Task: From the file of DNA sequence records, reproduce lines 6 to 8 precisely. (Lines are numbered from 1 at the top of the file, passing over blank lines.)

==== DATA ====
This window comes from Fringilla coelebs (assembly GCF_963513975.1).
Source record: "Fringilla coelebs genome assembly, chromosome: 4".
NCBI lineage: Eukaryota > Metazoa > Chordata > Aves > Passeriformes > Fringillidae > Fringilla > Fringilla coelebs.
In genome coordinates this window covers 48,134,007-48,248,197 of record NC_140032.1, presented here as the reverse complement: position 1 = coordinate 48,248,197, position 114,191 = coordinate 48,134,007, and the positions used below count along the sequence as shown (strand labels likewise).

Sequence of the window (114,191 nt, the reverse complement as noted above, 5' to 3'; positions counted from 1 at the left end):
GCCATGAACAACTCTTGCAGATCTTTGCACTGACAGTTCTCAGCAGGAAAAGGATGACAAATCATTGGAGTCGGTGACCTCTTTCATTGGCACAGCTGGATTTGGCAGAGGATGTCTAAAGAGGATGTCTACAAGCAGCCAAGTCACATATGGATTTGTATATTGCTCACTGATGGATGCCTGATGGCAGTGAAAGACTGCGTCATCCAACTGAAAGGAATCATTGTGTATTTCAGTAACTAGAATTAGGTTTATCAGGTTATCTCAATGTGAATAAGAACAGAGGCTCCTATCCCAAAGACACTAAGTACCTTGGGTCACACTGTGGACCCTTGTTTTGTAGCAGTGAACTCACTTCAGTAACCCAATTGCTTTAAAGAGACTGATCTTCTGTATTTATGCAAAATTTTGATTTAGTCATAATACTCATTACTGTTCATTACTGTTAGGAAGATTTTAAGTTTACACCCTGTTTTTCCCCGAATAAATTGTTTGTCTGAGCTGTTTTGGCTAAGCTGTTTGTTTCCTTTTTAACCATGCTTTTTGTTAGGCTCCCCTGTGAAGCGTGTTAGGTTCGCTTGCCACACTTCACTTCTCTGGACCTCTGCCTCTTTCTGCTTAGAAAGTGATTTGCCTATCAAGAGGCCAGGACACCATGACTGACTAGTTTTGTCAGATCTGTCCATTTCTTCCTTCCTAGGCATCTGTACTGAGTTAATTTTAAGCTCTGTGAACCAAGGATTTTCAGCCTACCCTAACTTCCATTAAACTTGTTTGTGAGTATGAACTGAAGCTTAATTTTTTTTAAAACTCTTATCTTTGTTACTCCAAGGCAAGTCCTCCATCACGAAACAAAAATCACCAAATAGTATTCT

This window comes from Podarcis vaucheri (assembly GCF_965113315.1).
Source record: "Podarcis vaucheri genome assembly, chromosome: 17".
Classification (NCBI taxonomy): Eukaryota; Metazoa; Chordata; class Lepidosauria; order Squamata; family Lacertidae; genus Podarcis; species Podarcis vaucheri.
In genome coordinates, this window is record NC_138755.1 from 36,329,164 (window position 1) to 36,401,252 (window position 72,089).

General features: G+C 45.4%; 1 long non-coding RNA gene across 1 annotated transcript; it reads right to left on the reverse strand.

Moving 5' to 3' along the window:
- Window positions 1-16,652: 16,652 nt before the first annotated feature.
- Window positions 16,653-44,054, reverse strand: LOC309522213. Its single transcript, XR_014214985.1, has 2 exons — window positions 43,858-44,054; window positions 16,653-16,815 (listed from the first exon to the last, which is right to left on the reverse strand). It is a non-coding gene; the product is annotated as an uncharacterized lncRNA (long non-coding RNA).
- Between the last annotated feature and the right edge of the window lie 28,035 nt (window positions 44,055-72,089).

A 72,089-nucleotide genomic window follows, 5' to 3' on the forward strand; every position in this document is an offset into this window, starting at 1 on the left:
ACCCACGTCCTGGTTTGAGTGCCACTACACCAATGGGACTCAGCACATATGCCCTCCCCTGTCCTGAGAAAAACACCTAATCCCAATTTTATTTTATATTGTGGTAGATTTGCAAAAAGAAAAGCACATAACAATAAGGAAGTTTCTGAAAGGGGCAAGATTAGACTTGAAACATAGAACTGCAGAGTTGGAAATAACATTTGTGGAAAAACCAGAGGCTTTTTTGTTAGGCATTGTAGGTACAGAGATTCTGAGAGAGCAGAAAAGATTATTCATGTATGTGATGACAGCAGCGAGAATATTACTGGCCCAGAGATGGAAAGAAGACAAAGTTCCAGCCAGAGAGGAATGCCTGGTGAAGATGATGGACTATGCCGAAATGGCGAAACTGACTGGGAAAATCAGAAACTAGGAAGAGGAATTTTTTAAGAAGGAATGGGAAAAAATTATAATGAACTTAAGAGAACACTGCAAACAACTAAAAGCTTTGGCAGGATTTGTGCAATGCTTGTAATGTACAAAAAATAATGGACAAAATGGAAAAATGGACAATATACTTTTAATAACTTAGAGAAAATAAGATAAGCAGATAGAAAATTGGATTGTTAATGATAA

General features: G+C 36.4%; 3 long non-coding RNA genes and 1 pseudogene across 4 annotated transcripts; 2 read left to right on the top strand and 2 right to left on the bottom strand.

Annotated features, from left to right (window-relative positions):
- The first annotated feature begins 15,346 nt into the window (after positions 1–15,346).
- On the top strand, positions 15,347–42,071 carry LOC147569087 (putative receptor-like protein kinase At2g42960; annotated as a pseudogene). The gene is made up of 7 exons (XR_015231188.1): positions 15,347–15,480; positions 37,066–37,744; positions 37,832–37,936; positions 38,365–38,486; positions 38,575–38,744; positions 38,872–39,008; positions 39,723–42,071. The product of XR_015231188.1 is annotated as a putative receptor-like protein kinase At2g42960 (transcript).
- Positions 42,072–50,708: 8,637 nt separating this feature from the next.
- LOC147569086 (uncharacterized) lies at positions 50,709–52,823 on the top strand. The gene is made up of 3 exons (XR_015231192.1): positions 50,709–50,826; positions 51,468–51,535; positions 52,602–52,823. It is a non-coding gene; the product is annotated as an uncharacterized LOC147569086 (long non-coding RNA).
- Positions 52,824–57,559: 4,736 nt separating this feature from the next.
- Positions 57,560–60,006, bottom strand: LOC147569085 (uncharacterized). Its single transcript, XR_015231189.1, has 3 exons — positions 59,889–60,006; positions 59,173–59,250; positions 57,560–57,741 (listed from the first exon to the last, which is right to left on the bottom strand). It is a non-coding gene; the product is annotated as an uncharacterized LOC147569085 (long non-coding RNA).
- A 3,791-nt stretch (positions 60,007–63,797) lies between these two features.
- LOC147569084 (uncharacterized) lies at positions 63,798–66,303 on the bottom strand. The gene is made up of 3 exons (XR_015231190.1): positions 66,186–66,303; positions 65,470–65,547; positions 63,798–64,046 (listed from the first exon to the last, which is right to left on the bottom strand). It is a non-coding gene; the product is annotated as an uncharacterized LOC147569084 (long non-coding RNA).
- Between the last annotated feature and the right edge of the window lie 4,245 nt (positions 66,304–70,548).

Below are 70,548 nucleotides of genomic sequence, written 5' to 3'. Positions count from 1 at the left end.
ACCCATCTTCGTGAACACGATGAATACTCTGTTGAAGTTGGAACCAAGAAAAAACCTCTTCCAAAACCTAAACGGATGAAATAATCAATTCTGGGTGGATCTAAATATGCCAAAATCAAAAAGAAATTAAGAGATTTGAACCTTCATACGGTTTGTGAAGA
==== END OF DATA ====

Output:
GCCATGAACAACTCTTGCAGATCTTTGCACTGACAGTTCTCAGCAGGAAAAGGATGACAAATCATTGGAGTCGGTGACCTCTTTCATTGGCACAGCTGGATTTGGCAGAGGATGTCTAAAGAGGATGTCTACAAGCAGCCAAGTCACATATGGATTTGTATATTGCTCACTGATGGATGCCTGATGGCAGTGAAAGACTGCGTCATCCAACTGAAAGGAATCATTGTGTATTTCAGTAACTAGAATTAGGTTTATCAGGTTATCTCAATGTGAATAAGAACAGAGGCTCCTATCCCAAAGACACTAAGTACCTTGGGTCACACTGTGGACCCTTGTTTTGTAGCAGTGAACTCACTTCAGTAACCCAATTGCTTTAAAGAGACTGATCTTCTGTATTTATGCAAAATTTTGATTTAGTCATAATACTCATTACTGTTCATTACTGTTAGGAAGATTTTAAGTTTACACCCTGTTTTTCCCCGAATAAATTGTTTGTCTGAGCTGTTTTGGCTAAGCTGTTTGTTTCCTTTTTAACCATGCTTTTTGTTAGGCTCCCCTGTGAAGCGTGTTAGGTTCGCTTGCCACACTTCACTTCTCTGGACCTCTGCCTCTTTCTGCTTAGAAAGTGATTTGCCTATCAAGAGGCCAGGACACCATGACTGACTAGTTTTGTCAGATCTGTCCATTTCTTCCTTCCTAGGCATCTGTACTGAGTTAATTTTAAGCTCTGTGAACCAAGGATTTTCAGCCTACCCTAACTTCCATTAAACTTGTTTGTGAGTATGAACTGAAGCTTAATTTTTTTTAAAACTCTTATCTTTGTTACTCCAAGGCAAGTCCTCCATCACGAAACAAAAATCACCAAATAGTATTCT

This window comes from Podarcis vaucheri (assembly GCF_965113315.1).
Source record: "Podarcis vaucheri genome assembly, chromosome: 17".